How they see us: An untrustworthy partner for Russia
President Trump’s assault on Syria has blown up all hopes of better relations between Russia and the U.S., said Dmitry Suslov in Valdaiclub.com. As punishment for what U.S. news reports claimed was a chemical weapons attack by Syrian President Bashar al-Assad on a rebel-held town, the U.S. launched 59 Tomahawk missiles at a Syrian airfield last week, destroying several buildings and six planes. While the U.S. did warn Russia of the impending strike, giving our Syrian allies time to evacuate, the budding partnership between the Kremlin and the White House suffered “a colossal blow.” Russia has troops and powerful air defense systems in Syria, and if the U.S. military violates international law again to strike our partner Assad, “Russia will have to take countermeasures.” A military clash between our two nations, “which seemed unlikely with the arrival of the Trump administration, is now possible.”
The Americans are pretending that Trump ordered the strike because he was outraged by images of gassed children, said Andrey Klimov in Izvestiya. But such operations “require solid preparation,” and this supposed chemical attack was just an excuse for an intervention. The “White Helmets,” the Syrian rescuers who took videos and photos of the alleged gas victims, are “probably affiliated with U.S. intelligence” and were instructed to procure such images. And just two days after those images appeared in the international media, the bombs began to fly—no investigation, no confirmation, just an attack. It’s a common U.S. pattern: Remember the Malaysia Airlines plane that went down over Ukraine in 2014? Russia was immediately declared the culprit, and a few hours later the U.S. introduced sanctions that had obviously been drafted long before.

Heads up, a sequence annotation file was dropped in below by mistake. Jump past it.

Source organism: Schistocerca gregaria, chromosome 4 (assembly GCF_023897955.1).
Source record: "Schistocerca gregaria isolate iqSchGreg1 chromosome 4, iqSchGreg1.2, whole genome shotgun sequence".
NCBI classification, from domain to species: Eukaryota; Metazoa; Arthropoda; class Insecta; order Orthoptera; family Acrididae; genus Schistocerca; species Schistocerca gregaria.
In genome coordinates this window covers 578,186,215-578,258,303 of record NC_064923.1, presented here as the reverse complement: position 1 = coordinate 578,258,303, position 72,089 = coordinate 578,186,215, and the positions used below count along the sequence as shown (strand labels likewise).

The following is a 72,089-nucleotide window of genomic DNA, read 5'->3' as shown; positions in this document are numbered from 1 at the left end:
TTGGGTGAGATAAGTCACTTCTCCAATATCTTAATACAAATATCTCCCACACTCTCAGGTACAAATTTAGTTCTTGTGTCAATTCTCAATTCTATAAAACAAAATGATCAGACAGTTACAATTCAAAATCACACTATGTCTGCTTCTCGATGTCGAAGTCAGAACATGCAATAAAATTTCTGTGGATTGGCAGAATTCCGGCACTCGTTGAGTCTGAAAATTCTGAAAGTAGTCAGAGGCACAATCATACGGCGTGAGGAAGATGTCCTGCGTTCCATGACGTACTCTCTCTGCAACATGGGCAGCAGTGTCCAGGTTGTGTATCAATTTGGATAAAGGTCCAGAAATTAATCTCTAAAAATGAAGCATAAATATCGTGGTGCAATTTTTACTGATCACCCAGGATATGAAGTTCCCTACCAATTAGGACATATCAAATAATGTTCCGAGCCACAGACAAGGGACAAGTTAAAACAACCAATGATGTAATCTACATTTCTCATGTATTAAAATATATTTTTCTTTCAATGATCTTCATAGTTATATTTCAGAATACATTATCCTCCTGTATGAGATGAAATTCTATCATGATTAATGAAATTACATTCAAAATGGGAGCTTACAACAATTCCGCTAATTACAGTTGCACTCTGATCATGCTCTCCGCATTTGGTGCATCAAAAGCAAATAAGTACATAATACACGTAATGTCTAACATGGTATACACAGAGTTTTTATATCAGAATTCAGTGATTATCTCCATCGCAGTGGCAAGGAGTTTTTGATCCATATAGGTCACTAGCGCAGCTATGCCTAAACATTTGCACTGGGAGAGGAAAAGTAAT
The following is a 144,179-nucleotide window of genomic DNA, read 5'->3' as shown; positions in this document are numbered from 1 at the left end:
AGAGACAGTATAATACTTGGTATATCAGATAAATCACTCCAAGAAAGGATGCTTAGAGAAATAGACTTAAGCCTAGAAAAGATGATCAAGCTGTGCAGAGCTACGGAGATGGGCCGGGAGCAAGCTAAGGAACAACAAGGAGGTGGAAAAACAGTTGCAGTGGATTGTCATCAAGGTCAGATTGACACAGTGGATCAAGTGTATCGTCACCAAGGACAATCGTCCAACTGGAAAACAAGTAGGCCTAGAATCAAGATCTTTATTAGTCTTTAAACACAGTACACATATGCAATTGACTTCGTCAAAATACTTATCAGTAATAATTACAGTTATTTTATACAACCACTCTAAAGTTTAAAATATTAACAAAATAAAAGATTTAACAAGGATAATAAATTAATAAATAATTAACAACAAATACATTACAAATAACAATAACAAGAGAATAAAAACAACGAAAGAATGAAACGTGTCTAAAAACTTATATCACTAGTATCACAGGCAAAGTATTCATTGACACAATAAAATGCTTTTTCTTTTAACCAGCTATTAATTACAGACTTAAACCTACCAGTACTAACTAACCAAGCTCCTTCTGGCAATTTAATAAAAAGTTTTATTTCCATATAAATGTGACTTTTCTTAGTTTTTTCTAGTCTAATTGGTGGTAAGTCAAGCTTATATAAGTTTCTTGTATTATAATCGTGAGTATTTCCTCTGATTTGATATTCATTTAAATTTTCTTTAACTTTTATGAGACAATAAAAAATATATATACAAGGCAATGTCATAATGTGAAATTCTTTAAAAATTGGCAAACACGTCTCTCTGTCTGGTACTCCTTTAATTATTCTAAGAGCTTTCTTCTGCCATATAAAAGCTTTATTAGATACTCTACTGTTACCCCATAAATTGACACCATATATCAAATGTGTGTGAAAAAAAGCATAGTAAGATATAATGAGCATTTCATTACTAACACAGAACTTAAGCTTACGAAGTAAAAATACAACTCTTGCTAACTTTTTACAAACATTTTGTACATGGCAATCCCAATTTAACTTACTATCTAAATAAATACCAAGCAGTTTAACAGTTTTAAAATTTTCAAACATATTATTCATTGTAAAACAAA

But Moscow and Damascus weren’t the targets here, said Sergei Markov in Echo.msk.ru. The point was to make Trump look presidential back home, and that mission was accomplished. His friends and enemies alike cheered and “lavished praise” on him. That’s because in the U.S., “Democrats and Republicans have to support any crazy military action with an ultrapatriotic display.” Now that Trump has bombed another country, Americans are distracted from his humiliating string of policy failures. Bombing, then, is a show of Trump’s weakness, not his strength.
That weakness makes Trump especially dangerous to Russia, said Mikhail Rostovsky in Moskovsky Komsomolets. When faced with a strong opponent, “you can negotiate based on mutual interest.” But a weak opponent is liable to lash out randomly. Trump is a “cornered, novice president who desperately needs some success.” And with anti-Russian hysteria peaking in the U.S., he has every incentive to lash out at us, to convince Americans that he is not the puppet of President Vladimir Putin. The Tomahawks were not launched to serve “some wellthought- out philosophy of foreign policy.” Trump is guided only by “his well-developed instinct for self-preservation.” ■